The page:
In 2010, Kalief Browder was accused of stealing a backpack and jailed on Riker’s Island while awaiting trial but due to his family’s inability to post bail, Kalief remained incarcerated at Riker’s Island for nearly 3 years. During his incarceration, Kalief experienced violence not just from other incarcerated people, but from corrections staff. He was subjected to 700 days of solitary confinement, and he stated publicly how these experiences negatively impacted his mental health. Sadly, in 2015, just two years after his release, Kalief died by suicide at his mother’s home. He was only 22 years old.
Unfortunately, Kalief's story is not uncommon. This Suicide Prevention Month, we want to raise awareness about one of the most overlooked drivers of suicide in this country: incarceration. Suicide doesn’t just threaten incarcerated people, it threatens nearly everyone involved in the carceral system. We can’t allow Kalief’s life and the countless lives of so many others who have died by suicide due to trauma caused by the carceral state to have been in vain. We need to address this public health issue head-on and come up with something better. If we truly want to reduce the high rate of suicides in this country, we need to end the carceral state.
The most recent numbers from the Bureau of Justice Statistics show an alarming rise in deaths by suicide amongst incarcerated folks. From 2001 to 2019, deaths by suicide in state prisons increased by 85% but state and federal prisons are not the deadliest factions of our carceral system. Suicide is more prevalent in our nation's jails than it is in our nation’s state and federal prisons combined. In 2019 alone, 355 people died by suicide in local jails –and these are just the deaths that were reported. Suicide is often underreported and according to a recent finding by the Senate Permanent Subcommittee on Investigations, the Department of Justice undercounted prison and jail deaths by nearly 1,000 in 2021.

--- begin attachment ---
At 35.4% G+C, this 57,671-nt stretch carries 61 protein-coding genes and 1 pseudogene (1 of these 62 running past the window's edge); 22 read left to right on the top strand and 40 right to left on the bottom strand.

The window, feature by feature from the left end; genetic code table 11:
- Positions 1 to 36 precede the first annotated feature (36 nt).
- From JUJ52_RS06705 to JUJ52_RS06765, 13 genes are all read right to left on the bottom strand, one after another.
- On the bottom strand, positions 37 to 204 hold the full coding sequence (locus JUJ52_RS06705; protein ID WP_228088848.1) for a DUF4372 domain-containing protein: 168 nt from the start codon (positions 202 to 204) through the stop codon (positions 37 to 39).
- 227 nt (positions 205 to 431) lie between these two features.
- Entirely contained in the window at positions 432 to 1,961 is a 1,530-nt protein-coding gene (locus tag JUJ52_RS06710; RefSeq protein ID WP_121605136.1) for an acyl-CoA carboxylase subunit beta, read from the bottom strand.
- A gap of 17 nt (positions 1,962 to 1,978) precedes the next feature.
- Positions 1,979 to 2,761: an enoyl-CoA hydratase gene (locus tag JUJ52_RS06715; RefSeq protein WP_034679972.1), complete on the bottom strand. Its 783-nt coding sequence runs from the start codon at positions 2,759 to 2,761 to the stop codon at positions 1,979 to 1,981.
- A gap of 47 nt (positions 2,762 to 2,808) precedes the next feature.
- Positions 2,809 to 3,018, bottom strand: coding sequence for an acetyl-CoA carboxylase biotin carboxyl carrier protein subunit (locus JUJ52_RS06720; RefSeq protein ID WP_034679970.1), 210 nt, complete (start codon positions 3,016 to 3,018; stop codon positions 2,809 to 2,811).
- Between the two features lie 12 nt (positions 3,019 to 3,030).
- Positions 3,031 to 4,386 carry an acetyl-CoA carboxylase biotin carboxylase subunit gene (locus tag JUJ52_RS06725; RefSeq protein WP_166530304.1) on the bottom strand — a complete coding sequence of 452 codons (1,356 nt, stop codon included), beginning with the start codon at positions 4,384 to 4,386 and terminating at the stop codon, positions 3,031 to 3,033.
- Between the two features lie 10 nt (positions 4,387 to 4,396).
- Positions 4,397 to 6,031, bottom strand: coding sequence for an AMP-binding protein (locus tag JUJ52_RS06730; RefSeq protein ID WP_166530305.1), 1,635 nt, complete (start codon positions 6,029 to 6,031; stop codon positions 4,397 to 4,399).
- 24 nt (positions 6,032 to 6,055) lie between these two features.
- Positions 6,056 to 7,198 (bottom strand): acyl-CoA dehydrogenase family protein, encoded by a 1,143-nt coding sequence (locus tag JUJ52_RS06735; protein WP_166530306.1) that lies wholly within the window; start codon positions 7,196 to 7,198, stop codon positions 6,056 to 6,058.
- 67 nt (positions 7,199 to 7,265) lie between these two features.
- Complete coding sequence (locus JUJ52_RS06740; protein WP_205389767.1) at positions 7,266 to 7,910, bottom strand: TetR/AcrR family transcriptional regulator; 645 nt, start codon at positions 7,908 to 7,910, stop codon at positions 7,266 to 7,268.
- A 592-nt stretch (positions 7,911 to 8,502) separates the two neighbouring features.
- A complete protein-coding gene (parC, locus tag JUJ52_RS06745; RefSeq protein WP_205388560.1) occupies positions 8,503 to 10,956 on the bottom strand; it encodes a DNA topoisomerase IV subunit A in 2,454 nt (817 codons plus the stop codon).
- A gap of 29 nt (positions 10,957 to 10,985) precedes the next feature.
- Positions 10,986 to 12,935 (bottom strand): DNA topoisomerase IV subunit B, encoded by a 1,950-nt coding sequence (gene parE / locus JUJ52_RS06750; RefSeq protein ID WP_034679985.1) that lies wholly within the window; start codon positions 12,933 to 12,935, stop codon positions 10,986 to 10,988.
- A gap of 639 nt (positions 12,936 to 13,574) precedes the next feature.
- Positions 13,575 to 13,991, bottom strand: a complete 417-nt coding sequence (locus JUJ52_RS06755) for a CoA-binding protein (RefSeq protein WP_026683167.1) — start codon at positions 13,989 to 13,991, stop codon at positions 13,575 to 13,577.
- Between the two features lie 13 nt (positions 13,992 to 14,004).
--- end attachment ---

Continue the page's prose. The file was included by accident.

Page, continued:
The carceral state doesn’t just threaten incarcerated folks with suicide. It threatens corrections officers and law enforcement officers as well. Death by suicide amongst corrections officers hit a record high in 2019 and a study published that same year by Saint Louis University found that more than half of all corrections officers reported having PTSD. Suicide is the highest cause of occupational death amongst our nation's police officers –making them more likely to die by suicide than they are to be killed in the line of duty.
At Common Justice, we believe that we can achieve safety and healing without depending on incarceration. We, as a nation, have been told for so long that more prisons and more police will keep us safe by the folks who have been put in charge, but the data is too overwhelming to ignore. If the carceral state truly worked to provide safety, it would not threaten the lives of so many people.
This suicide awareness month, we remember Kalief Browder, as well as the 5 people who committed suicide this year after being incarcerated at Rikers – Kevin Bryan, Dashawn Carter, Ricardo Cruciani, Michael Nieves and Antonio Bradley. We also remember every corrections officer and law enforcement officer who felt that the burden was too heavy to carry. It is for them that we call out this deadly system and work to provide an alternative that values humanity and healing above all else. We cannot continue to fuel this public health crisis in the name of public safety. Something else is possible.
If you’re thinking about suicide or are worried about a friend or loved one, you can call or text the National Suicide Prevention Lifeline at 988.
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